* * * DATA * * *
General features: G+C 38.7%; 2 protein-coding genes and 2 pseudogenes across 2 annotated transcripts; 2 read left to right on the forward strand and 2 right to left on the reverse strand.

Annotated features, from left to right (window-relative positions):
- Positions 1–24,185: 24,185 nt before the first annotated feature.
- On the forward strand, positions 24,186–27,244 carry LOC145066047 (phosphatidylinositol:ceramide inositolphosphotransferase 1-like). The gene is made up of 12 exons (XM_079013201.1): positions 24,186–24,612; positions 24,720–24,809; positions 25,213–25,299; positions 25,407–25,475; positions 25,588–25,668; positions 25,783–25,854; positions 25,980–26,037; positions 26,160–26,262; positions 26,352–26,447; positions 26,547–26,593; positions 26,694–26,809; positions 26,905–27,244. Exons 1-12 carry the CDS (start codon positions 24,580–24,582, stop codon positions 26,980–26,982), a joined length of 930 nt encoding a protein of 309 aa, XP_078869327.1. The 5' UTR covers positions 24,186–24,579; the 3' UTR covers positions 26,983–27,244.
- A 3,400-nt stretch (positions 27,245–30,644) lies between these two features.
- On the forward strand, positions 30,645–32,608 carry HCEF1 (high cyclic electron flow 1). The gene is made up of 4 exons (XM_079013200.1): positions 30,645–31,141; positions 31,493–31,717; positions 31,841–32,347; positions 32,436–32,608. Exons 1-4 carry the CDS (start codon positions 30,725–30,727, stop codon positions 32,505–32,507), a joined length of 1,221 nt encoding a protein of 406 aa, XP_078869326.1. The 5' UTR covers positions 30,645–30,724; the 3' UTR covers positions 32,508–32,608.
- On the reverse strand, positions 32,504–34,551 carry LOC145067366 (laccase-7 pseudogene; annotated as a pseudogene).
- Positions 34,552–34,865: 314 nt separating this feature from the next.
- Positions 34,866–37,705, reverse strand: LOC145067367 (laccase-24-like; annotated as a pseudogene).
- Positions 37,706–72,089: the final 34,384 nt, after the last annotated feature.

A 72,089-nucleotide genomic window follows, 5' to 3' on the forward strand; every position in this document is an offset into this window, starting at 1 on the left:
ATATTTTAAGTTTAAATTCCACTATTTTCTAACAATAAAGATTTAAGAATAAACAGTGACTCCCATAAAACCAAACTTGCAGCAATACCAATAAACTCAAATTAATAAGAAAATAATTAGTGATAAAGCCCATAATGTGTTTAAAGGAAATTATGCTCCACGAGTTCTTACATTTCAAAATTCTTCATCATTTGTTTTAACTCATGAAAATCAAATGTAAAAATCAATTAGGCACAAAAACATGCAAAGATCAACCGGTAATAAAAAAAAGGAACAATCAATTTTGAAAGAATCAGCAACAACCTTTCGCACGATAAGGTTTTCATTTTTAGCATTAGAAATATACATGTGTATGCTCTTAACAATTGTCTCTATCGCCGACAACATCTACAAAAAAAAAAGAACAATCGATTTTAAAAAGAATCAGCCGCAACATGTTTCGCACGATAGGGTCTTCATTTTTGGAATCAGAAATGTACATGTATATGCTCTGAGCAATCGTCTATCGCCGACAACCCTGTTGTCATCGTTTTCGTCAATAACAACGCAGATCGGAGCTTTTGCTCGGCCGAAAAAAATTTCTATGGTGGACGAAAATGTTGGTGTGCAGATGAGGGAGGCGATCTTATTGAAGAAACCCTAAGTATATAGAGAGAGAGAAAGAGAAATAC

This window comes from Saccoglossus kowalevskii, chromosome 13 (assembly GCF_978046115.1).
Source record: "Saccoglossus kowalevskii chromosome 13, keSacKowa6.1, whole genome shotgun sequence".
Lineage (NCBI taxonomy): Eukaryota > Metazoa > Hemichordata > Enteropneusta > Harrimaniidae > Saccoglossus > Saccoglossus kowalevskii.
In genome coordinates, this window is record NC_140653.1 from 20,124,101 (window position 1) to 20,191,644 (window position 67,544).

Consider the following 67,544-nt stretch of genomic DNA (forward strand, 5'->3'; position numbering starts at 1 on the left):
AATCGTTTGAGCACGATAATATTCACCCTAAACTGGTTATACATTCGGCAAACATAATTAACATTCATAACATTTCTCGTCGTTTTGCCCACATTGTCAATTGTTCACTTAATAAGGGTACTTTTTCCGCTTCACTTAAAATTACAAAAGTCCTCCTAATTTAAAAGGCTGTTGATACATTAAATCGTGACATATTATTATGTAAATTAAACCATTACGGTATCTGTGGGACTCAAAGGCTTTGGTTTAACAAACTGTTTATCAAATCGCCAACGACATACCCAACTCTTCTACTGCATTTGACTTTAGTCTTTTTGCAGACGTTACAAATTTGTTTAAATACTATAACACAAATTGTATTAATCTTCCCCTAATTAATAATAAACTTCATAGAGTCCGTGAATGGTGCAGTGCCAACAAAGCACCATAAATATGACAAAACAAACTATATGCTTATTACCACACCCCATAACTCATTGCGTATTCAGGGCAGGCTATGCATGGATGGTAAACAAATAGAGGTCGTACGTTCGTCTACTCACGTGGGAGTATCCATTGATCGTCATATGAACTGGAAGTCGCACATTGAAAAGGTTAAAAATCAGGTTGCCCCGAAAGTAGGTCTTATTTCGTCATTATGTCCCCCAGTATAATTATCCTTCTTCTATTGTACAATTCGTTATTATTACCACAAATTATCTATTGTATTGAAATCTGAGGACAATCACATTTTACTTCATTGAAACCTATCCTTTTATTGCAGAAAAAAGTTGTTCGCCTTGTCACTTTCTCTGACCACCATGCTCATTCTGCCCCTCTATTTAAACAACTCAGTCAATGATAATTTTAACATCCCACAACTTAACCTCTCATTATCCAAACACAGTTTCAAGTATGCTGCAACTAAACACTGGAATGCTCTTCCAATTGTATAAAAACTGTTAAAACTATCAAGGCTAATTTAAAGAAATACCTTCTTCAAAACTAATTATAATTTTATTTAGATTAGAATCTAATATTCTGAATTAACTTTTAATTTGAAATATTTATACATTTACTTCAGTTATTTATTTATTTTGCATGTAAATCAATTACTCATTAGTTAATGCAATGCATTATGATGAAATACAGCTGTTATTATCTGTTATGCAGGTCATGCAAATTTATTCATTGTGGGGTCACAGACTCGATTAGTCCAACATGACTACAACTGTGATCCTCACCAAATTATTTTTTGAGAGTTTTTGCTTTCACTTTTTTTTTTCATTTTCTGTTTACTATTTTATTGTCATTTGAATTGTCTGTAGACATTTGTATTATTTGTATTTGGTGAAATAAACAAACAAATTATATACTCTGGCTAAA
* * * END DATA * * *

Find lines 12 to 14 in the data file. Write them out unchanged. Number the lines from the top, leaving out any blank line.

ATATTTTAAGTTTAAATTCCACTATTTTCTAACAATAAAGATTTAAGAATAAACAGTGACTCCCATAAAACCAAACTTGCAGCAATACCAATAAACTCAAATTAATAAGAAAATAATTAGTGATAAAGCCCATAATGTGTTTAAAGGAAATTATGCTCCACGAGTTCTTACATTTCAAAATTCTTCATCATTTGTTTTAACTCATGAAAATCAAATGTAAAAATCAATTAGGCACAAAAACATGCAAAGATCAACCGGTAATAAAAAAAAGGAACAATCAATTTTGAAAGAATCAGCAACAACCTTTCGCACGATAAGGTTTTCATTTTTAGCATTAGAAATATACATGTGTATGCTCTTAACAATTGTCTCTATCGCCGACAACATCTACAAAAAAAAAAGAACAATCGATTTTAAAAAGAATCAGCCGCAACATGTTTCGCACGATAGGGTCTTCATTTTTGGAATCAGAAATGTACATGTATATGCTCTGAGCAATCGTCTATCGCCGACAACCCTGTTGTCATCGTTTTCGTCAATAACAACGCAGATCGGAGCTTTTGCTCGGCCGAAAAAAATTTCTATGGTGGACGAAAATGTTGGTGTGCAGATGAGGGAGGCGATCTTATTGAAGAAACCCTAAGTATATAGAGAGAGAGAAAGAGAAATAC

This window comes from Saccoglossus kowalevskii, chromosome 13 (assembly GCF_978046115.1).
Source record: "Saccoglossus kowalevskii chromosome 13, keSacKowa6.1, whole genome shotgun sequence".